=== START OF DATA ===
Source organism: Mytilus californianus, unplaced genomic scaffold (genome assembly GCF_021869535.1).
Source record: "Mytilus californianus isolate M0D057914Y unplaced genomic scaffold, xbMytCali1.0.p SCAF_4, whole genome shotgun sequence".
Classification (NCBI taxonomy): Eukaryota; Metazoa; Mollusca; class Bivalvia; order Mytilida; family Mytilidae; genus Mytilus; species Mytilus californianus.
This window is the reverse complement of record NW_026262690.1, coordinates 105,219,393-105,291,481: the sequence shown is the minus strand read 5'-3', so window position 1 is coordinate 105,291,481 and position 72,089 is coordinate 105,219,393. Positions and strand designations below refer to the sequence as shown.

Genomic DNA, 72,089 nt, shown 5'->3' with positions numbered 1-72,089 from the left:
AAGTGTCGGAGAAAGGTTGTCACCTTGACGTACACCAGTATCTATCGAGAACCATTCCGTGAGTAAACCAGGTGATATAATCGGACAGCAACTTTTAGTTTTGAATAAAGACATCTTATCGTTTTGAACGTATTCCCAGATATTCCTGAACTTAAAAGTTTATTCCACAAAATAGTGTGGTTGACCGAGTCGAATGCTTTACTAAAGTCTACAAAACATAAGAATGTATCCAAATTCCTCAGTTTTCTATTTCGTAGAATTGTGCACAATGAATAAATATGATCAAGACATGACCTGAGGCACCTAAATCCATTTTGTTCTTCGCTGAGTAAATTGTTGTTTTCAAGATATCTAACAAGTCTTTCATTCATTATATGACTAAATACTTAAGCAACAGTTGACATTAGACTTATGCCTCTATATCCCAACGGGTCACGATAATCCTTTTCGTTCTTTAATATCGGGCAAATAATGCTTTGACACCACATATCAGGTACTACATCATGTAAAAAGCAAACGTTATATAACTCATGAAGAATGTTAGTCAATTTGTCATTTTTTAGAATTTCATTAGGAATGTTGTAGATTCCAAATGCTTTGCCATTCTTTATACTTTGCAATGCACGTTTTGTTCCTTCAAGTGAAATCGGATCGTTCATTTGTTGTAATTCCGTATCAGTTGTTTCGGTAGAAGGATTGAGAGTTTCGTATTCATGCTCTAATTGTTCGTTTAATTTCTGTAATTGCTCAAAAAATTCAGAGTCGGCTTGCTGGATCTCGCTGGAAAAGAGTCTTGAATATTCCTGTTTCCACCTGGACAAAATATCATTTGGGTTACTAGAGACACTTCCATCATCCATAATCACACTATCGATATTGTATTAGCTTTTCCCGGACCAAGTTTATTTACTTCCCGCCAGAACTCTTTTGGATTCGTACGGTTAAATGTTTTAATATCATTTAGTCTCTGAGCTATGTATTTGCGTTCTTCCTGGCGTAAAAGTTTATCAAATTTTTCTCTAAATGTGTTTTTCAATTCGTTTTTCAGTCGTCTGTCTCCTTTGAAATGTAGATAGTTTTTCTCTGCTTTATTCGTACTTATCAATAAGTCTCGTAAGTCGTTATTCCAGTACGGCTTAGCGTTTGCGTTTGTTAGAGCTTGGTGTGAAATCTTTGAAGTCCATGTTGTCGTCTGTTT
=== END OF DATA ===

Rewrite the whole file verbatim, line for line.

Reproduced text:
Source organism: Mytilus californianus, unplaced genomic scaffold (genome assembly GCF_021869535.1).
Source record: "Mytilus californianus isolate M0D057914Y unplaced genomic scaffold, xbMytCali1.0.p SCAF_4, whole genome shotgun sequence".
Classification (NCBI taxonomy): Eukaryota; Metazoa; Mollusca; class Bivalvia; order Mytilida; family Mytilidae; genus Mytilus; species Mytilus californianus.
This window is the reverse complement of record NW_026262690.1, coordinates 105,219,393-105,291,481: the sequence shown is the minus strand read 5'-3', so window position 1 is coordinate 105,291,481 and position 72,089 is coordinate 105,219,393. Positions and strand designations below refer to the sequence as shown.

Genomic DNA, 72,089 nt, shown 5'->3' with positions numbered 1-72,089 from the left:
AAGTGTCGGAGAAAGGTTGTCACCTTGACGTACACCAGTATCTATCGAGAACCATTCCGTGAGTAAACCAGGTGATATAATCGGACAGCAACTTTTAGTTTTGAATAAAGACATCTTATCGTTTTGAACGTATTCCCAGATATTCCTGAACTTAAAAGTTTATTCCACAAAATAGTGTGGTTGACCGAGTCGAATGCTTTACTAAAGTCTACAAAACATAAGAATGTATCCAAATTCCTCAGTTTTCTATTTCGTAGAATTGTGCACAATGAATAAATATGATCAAGACATGACCTGAGGCACCTAAATCCATTTTGTTCTTCGCTGAGTAAATTGTTGTTTTCAAGATATCTAACAAGTCTTTCATTCATTATATGACTAAATACTTAAGCAACAGTTGACATTAGACTTATGCCTCTATATCCCAACGGGTCACGATAATCCTTTTCGTTCTTTAATATCGGGCAAATAATGCTTTGACACCACATATCAGGTACTACATCATGTAAAAAGCAAACGTTATATAACTCATGAAGAATGTTAGTCAATTTGTCATTTTTTAGAATTTCATTAGGAATGTTGTAGATTCCAAATGCTTTGCCATTCTTTATACTTTGCAATGCACGTTTTGTTCCTTCAAGTGAAATCGGATCGTTCATTTGTTGTAATTCCGTATCAGTTGTTTCGGTAGAAGGATTGAGAGTTTCGTATTCATGCTCTAATTGTTCGTTTAATTTCTGTAATTGCTCAAAAAATTCAGAGTCGGCTTGCTGGATCTCGCTGGAAAAGAGTCTTGAATATTCCTGTTTCCACCTGGACAAAATATCATTTGGGTTACTAGAGACACTTCCATCATCCATAATCACACTATCGATATTGTATTAGCTTTTCCCGGACCAAGTTTATTTACTTCCCGCCAGAACTCTTTTGGATTCGTACGGTTAAATGTTTTAATATCATTTAGTCTCTGAGCTATGTATTTGCGTTCTTCCTGGCGTAAAAGTTTATCAAATTTTTCTCTAAATGTGTTTTTCAATTCGTTTTTCAGTCGTCTGTCTCCTTTGAAATGTAGATAGTTTTTCTCTGCTTTATTCGTACTTATCAATAAGTCTCGTAAGTCGTTATTCCAGTACGGCTTAGCGTTTGCGTTTGTTAGAGCTTGGTGTGAAATCTTTGAAGTCCATGTTGTCGTCTGTTT